Nobel-prize winning economist Milton Friedman is widely considered the Father of School Choice. He advocated for empowering children to attend schools outside their zip-code assigned districts that are largely based on their parents’ incomes. This was a revolutionary idea at the time. Dr. Friedman believed market-place competition drives schools to improve and innovate which benefits all students, not only those who participate in choice programs. As early as 1955, he challenged people to think of “public education” not only as local government-run schools, but also as those that are publicly financed, much like tuition agreements offered in the Croydon school district and several others across our state. Dr. Friedman also envisioned mechanisms that would allow parents flexibility to direct funds to their selected educational providers, such as vouchers, tax-credit scholarships, and education savings accounts.
If Dr. Friedman were still alive, he would celebrate his 104th birthday on July 31. Today we celebrate and remember him.
“The only solution is to break the monopoly, introduce competition and give the customers alternatives.”
“A greatly improved educational system can do more than anything else to limit the harm to our social stability from a permanent and large underclass.”
“The major objective of educational vouchers is much more ambitious. It is to drag education out of the 19th century – her it has been mired for far too long – and into the 21st century, by introducing competition on a broad scale.”
“Our goal is to have a system in which every family in the U.S. will be able to choose for itself the school to which its children go. We are far from that ultimate result. If we had that – a system of free choice – we would also have a system of competition, innovation, which would change the character of education.”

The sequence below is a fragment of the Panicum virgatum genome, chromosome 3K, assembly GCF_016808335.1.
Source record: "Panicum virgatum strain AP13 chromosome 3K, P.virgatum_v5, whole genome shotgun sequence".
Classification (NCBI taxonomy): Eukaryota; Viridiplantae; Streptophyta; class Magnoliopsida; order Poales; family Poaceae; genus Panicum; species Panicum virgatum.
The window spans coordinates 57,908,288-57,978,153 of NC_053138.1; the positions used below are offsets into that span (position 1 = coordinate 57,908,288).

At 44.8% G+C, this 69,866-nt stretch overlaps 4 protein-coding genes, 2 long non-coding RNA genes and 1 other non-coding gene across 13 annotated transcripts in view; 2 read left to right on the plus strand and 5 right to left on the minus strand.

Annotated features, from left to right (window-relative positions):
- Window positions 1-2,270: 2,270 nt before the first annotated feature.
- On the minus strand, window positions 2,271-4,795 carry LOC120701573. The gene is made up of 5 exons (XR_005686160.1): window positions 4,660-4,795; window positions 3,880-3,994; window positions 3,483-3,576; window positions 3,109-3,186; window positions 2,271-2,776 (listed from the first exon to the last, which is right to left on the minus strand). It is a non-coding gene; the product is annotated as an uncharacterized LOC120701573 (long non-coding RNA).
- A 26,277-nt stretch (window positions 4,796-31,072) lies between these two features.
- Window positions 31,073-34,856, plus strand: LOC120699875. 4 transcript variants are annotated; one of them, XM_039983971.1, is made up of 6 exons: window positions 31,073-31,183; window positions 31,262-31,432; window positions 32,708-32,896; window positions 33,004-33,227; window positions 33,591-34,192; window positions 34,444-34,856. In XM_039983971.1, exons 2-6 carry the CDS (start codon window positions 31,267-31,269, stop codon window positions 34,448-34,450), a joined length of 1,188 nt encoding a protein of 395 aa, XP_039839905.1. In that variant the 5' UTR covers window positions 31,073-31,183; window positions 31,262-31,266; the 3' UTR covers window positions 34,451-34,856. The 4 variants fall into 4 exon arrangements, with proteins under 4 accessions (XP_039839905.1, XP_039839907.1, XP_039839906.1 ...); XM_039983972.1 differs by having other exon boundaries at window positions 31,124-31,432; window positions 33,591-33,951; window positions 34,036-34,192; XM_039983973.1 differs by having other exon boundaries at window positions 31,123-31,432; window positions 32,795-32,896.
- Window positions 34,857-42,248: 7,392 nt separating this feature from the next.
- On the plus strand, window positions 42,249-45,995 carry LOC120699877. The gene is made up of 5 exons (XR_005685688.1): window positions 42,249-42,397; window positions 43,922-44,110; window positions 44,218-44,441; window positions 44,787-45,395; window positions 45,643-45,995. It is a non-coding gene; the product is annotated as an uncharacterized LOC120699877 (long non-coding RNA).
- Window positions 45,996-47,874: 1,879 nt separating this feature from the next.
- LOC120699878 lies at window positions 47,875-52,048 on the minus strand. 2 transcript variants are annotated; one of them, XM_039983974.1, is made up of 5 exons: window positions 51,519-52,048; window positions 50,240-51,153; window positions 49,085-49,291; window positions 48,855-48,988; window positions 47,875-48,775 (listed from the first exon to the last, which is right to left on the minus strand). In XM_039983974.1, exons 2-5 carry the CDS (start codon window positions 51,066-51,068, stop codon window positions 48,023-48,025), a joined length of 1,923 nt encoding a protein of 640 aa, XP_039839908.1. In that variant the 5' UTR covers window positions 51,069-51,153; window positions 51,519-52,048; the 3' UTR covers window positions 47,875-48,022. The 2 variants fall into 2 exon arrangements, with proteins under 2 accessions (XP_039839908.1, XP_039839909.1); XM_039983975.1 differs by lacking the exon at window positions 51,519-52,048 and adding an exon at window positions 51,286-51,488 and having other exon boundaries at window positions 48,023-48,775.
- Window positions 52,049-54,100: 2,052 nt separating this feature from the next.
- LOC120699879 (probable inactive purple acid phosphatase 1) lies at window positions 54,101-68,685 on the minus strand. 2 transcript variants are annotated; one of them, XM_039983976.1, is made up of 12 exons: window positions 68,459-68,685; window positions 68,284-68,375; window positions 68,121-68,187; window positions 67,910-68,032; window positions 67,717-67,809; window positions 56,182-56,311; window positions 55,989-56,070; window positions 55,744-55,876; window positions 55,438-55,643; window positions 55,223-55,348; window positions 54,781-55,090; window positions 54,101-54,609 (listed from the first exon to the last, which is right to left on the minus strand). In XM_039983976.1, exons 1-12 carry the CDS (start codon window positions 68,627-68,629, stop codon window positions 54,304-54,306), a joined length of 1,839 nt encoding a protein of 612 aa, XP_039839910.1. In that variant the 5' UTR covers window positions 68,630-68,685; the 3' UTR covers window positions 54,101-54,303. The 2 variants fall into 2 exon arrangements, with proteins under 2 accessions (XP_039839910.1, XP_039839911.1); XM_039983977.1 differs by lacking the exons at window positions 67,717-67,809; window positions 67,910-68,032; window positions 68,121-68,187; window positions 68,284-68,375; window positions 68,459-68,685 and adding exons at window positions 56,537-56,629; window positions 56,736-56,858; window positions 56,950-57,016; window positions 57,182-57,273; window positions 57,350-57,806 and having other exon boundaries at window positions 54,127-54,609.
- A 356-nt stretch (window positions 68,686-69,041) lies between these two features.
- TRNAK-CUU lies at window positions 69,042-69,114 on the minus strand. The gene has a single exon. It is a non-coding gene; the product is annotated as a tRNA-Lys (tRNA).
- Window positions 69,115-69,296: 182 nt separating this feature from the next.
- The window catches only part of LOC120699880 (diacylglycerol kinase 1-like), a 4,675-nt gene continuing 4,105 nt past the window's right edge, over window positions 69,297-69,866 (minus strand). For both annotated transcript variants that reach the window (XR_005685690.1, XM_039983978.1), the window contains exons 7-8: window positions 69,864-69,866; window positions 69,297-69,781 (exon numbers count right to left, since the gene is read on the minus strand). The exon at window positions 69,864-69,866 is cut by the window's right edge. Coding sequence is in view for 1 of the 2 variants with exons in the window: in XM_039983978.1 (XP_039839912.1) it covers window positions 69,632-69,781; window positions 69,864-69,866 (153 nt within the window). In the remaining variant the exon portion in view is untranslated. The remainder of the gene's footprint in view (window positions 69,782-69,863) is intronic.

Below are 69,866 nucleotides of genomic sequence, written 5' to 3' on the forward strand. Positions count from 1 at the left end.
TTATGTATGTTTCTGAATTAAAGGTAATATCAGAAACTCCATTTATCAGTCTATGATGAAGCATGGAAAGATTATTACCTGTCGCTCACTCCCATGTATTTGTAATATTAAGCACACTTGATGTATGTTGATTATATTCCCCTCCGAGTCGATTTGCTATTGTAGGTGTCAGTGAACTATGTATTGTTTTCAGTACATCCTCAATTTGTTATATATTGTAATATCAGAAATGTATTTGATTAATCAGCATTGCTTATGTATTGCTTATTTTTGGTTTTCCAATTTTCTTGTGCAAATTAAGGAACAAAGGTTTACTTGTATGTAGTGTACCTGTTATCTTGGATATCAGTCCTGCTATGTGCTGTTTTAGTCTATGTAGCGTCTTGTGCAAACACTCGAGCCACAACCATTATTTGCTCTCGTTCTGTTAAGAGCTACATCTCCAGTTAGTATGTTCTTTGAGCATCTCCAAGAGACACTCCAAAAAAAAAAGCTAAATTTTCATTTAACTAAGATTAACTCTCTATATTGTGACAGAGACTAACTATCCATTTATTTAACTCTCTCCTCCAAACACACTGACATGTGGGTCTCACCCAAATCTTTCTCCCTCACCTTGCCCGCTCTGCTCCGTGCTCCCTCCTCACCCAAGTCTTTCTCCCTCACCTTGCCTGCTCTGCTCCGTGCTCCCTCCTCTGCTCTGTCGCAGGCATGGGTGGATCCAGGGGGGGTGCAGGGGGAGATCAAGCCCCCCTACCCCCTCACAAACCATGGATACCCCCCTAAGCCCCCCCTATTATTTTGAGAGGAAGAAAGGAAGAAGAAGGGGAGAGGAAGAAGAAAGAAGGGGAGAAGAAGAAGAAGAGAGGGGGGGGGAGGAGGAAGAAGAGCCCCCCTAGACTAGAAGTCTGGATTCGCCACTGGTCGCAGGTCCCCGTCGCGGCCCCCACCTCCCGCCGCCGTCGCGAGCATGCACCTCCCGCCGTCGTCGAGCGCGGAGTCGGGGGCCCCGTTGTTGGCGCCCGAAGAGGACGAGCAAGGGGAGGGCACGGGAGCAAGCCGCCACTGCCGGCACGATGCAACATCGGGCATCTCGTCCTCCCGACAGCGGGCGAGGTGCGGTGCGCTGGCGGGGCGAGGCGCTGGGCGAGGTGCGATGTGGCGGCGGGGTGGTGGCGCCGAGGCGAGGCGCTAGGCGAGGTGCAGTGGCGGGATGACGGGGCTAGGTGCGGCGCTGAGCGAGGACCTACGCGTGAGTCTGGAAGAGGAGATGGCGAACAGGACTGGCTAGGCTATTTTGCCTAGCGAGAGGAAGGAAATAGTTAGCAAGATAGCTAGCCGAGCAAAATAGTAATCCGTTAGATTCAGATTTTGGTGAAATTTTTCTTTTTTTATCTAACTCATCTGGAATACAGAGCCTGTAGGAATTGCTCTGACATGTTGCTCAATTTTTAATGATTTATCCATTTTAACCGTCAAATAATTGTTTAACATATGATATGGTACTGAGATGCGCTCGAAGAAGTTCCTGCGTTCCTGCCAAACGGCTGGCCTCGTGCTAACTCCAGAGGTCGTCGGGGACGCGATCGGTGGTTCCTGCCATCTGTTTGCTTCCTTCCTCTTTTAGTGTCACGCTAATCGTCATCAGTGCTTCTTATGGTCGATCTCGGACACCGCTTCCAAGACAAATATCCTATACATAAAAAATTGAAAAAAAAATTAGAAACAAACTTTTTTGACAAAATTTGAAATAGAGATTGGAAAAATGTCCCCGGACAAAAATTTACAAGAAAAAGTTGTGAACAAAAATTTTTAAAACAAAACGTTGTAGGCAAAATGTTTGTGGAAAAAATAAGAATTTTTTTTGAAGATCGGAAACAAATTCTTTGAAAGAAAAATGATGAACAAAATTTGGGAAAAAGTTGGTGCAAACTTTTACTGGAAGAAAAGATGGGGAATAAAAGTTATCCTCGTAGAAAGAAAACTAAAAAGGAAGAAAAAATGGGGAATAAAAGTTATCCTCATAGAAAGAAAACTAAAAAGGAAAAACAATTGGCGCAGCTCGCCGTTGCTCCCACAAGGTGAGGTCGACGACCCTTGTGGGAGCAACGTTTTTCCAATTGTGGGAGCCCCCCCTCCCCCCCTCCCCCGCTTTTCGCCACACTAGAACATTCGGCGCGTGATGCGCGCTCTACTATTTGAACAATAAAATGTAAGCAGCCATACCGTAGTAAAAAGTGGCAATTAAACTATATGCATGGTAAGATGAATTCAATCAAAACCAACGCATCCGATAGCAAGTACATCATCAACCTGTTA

“A far better alternative to political control is to introduce competition in schooling, to give parents a real choice. Why not say to every parent, ‘The community is committed to spending X dollars a year on schooling your child. If you do not send your child to our public school, you relieve us of this cost. In return, the community will give you a voucher for X dollars a year per child. You can use this voucher to purchase schooling at any other approved school, public or private, but for no other purpose.'”
“Currently, the only widely available alternative to a local public school is a parochial school. Only churches have been in a position to subsidize schooling on a large scale and only subsidized schooling can compete with “free” schooling. (Try selling a product that someone else is giving away!) The voucher plan would produce a much wider range of alternatives—unless it was sabotaged by excessively rigid standards for ‘approval.’ The choice among public schools themselves would be greatly increased.”
“Nor do the spokesmen for these organizations ever explain why, if the public school system is doing such a splendid job, it needs to fear competition from nongovernmental, competitive schools or, if it isn’t, why anyone should object to its “destruction.”
“The threat to public schools arises from their defects, not their accomplishments. In small, closely knit communities where public schools, particularly elementary schools, are now reasonably satisfactory, not even the most comprehensive voucher plan would have much effect. The public schools would remain dominant, perhaps somewhat improved by the threat of potential competition. But elsewhere, and particularly in the urban slums where the public schools are doing such a poor job, most parents would undoubtedly try to send their children to nonpublic schools.”